I took my first plunge into a Rift beta this weekend and I have to say I had a pretty good time. I had a couple of times I was disconnected back to the character select page and once I wound up in a strange place when I died and was trying to resurrect myself, but other than that the game is pretty polished. I leveled two characters up to level 10, a bard/nightblade/riftstalker and a warden/purifier/sentinel. I also leveled a reaver/riftblade/champion up to level 7 and a ranger-based rogue up to level 8 before deleting the character. So anything I tell you is just based on low-level experiences and not the level 35 game play that was available during the weekend beta. So hear are a few notes I took.
Graphics drivers: First, if you don't keep your graphics drivers up-to-date, you will get a message stating you are using out-of-date drivers. Both NVIDIA and AMD have come out with new drivers with Rift-specific code, so if you plan on purchasing the game, go ahead and update your drivers now.
Character creation: I was pretty happy with the way my characters looked. The character creator is more cartoony than in Eve Online or EverQuest 2, but less cartoony than World of Warcraft. If I had to put it on a scale of games I've played, I would say the options are like EQ2 but the end result is better than anything I've seen except the new Eve character creator.
The UI: The UI has a lot of the look and feel of WoW's UI. However, if you go into the settings > interface section you can add action bars to your screen and you actually get more bars than in the WoW default UI. And if you wish to do some radical rearranging of the UI, you can do that in the edit layout button in the options.
The beginning areas: I played both Guardian and Defiant characters and the starting areas are basically standard MMO fare, if not a little tedious when played through for the second or third time. I can see a problem with replayability. However, between the opening cinematics and the story you're led through, some of the lore of Telara should sink in. Basically, think the reverse of Age of Conan, which was great for the first 20 levels. The game gets more interesting (and feels more like Warhammer Online) once you leave the starter areas.
The soul system: The soul system will challenge a lot of players. The soul system is much more complicated than WoW's three trees for each class, which many WoW players found too complex. With the soul system, you get the three branches, but you get to select from 8 total. That's right, you have to make the decisions, and the first quest makes you pick your first one. The soul system makes Rift one of those games that you better do some homework on before you start playing. It isn't as bad as Eve, but take some time; you will save yourself some frustration.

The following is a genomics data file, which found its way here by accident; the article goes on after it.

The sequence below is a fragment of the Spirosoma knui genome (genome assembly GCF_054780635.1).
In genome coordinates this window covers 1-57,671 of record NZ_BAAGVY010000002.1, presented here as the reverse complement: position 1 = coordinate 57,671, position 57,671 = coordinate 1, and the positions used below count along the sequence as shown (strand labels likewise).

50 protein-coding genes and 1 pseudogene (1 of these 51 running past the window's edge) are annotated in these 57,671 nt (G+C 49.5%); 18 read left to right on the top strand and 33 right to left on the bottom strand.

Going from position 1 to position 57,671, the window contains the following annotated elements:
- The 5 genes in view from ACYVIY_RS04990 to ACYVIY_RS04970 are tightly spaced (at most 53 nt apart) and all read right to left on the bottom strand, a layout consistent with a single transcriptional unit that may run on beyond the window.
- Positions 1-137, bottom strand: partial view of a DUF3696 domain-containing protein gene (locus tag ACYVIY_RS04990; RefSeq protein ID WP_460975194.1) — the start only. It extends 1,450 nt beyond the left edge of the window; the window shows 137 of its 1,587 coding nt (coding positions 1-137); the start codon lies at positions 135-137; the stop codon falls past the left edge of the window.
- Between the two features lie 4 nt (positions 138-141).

Rifts: Rifts are what set the game apart. I've taken part in them as a support-class (bard) and as a healer. Healing is pretty easy, as all members of the raid taking part in fighting the invasion are visable in the display. All I had to do is just watch the bars and heal those whose health was getting low. However, I don't know how the fighters and direct damage do it, because of all the bodies in the way. Tabbing through the enemies to get a target is a must.
Scotty: I keep finding a lot of things belonging to someone named Scotty. A pencil, dice, homework, etc. Now, some think that Scotty refers to Scott Hartsman, the Executive Producer of Rift, but that was denied on The Rift Podcast #29. So I know who Scotty is. He is the docking manager for all of the stations in Eve Online. Obvious, wasn't it?
Those are just some quick impressions I got from playing Rift for two days. And with the game still in beta, things are still subject to change. I read a lot of complaining about changes made between Beta #5 and this weekend's beta event. Hopefully I've kept my comments general enough that they will remain true on launch day on March 1st.